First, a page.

RENEWABLE POWERHOUSE: Iceland hopes its abundant hydro and geothermal power, among other renewables, can help provide the electricity to run the Web's vast server farms. Image: Titin36/Wikimedia Commons
Iceland is working to tip the scales toward renewable energy in a world where most computing needs are powered by coal.
The familiar fuss is that fossil fuels make the most business sense for computing. Data centers -- the big warehouses full of servers that process all our Googling, emailing, online banking and so forth -- are situated in areas that have easy access to cheap energy.
Coal and other traditional energy sources keep them running. But as data centers proliferate to feed the demands of the digital age, environmentalists say clean energy-supplied facilities are crucial to keep the growing greenhouse gas emissions from information technology in check.
Sprouting tech firms think they have found a sweet spot for clean-sourced data centers in Iceland. The Nordic island is ideal for hosting facilities that need inexpensive, but reliable renewable energy, the IT pioneers say.
Iceland has vast renewable resources and is conveniently nestled between North America and Europe. Plus, it has got a temperate climate and infrastructure connecting it to major population centers.
"All of those things meet at a cross section over Iceland that we really don't believe to exist anywhere else," explained Jeff Monroe, CEO of three-year-old data center company Verne Global.
At least, that is what Iceland's IT pros are counting on. They see their nation becoming a player in the clean technology scene. Industry observers are more cautious, but curious.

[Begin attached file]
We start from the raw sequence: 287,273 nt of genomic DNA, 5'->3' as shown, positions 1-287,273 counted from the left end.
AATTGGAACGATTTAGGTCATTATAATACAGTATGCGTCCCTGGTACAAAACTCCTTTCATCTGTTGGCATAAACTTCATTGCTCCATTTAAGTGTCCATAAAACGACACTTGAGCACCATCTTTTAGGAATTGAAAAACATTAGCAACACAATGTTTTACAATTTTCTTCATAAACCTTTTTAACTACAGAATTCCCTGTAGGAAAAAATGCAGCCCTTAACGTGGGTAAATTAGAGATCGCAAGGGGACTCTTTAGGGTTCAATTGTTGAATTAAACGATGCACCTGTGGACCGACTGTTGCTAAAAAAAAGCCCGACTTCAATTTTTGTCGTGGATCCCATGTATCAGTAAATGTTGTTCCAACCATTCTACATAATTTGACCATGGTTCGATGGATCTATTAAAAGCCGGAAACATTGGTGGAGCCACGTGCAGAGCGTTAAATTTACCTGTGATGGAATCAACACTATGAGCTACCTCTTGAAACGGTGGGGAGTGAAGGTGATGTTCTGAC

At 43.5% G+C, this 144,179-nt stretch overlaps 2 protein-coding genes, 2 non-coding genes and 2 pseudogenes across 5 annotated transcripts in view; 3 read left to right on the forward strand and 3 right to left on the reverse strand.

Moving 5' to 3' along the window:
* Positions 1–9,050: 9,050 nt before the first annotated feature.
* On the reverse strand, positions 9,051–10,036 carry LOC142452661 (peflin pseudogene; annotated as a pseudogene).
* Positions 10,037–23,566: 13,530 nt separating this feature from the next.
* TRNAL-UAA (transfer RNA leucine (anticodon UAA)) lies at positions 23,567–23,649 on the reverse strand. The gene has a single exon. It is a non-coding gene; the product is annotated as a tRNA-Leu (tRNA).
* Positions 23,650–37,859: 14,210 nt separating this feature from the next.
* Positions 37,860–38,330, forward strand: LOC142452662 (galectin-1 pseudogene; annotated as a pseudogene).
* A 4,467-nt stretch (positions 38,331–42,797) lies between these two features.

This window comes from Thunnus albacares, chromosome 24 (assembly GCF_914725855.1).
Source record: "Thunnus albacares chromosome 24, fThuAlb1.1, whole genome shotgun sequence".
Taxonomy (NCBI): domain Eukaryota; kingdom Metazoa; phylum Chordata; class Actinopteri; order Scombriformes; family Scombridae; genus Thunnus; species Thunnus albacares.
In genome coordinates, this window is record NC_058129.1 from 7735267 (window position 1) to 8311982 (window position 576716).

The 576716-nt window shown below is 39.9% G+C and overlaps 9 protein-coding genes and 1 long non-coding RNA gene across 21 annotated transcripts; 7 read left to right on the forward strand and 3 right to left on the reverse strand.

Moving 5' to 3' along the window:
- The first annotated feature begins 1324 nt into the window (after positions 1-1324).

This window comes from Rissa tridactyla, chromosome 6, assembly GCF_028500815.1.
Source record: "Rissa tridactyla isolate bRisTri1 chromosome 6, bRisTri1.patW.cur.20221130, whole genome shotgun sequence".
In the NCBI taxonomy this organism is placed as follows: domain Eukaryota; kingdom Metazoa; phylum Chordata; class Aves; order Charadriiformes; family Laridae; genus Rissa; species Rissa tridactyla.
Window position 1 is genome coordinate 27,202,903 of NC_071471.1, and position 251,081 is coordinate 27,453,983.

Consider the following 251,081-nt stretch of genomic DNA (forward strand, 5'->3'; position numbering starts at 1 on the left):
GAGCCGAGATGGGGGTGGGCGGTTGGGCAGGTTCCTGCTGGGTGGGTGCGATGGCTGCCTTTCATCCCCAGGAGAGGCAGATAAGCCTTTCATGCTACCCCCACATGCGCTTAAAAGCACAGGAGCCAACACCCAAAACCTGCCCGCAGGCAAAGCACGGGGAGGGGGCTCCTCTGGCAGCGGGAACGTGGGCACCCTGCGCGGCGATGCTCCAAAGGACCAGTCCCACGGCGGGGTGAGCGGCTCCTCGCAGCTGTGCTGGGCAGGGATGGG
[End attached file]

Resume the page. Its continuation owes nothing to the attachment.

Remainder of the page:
For years, Iceland has been looking for ways to commoditize the nearly endless energy resources presented by its geothermal activity and hydropower. The aluminum industry has been drawn in. Alcoa Inc. and others use the country's inexpensive power to run their energy-intensive aluminum smelting operations.
But it is not enough. Iceland was crippled by financial collapse just three years ago. It needs all the new foreign investment and related jobs that it can get. "We think it's important to have a variety of businesses," explained Einar Hansen Tómasson. "We have to diversify and distribute the risks."
Tómasson is project manager for Invest in Iceland Agency, an independent arm of the federal government. He's watched IT growth simmer within the country's borders for the past seven or eight years and wondered how it might connect with much bigger business abroad.
Most of the right pieces
Electricity is dirt cheap in Iceland, at prices as low as 4 cents per kilowatt-hour. That's compared to 10.77 cents per kilowatt-hour for commercial users of U.S. electricity, according to U.S. Energy Information Administration statistics for 2011.
Iceland's low energy costs are thanks to hot water streams from volcanoes and springs that give the country widespread access to geothermal energy. Meanwhile, rivers and waterfalls provide abundant hydropower. Virtually all of Iceland's electricity comes from these sources.
Data centers, notorious 24-hour energy guzzlers, can benefit from that cheap power and the efficient grids that have been built up to distribute it. Generous contracts with utilities allow low rates to be locked in for 15 years or longer. Also, Iceland's climate helps cool data centers naturally, sharply reducing air conditioning bills -- another major energy expenditure the biggest data center operators usually face.
Verne Global's data center, located in a former NATO command center in Keflavik, about 29 miles southwest of Reykjavik, will come into service this quarter. Its 100 megawatts of server power capacity will be filled with server modules as needed. One client, IT firm Datapipe, has already signed on.
The second Iceland facility, Thor Data Center, opened last year in Hafnarfjörður, 6 miles outside Reykjavik, and has 28,000 square feet to work with, some of which is already in use.
Still, various obstacles have kept Iceland's data center growth from reaching a boil.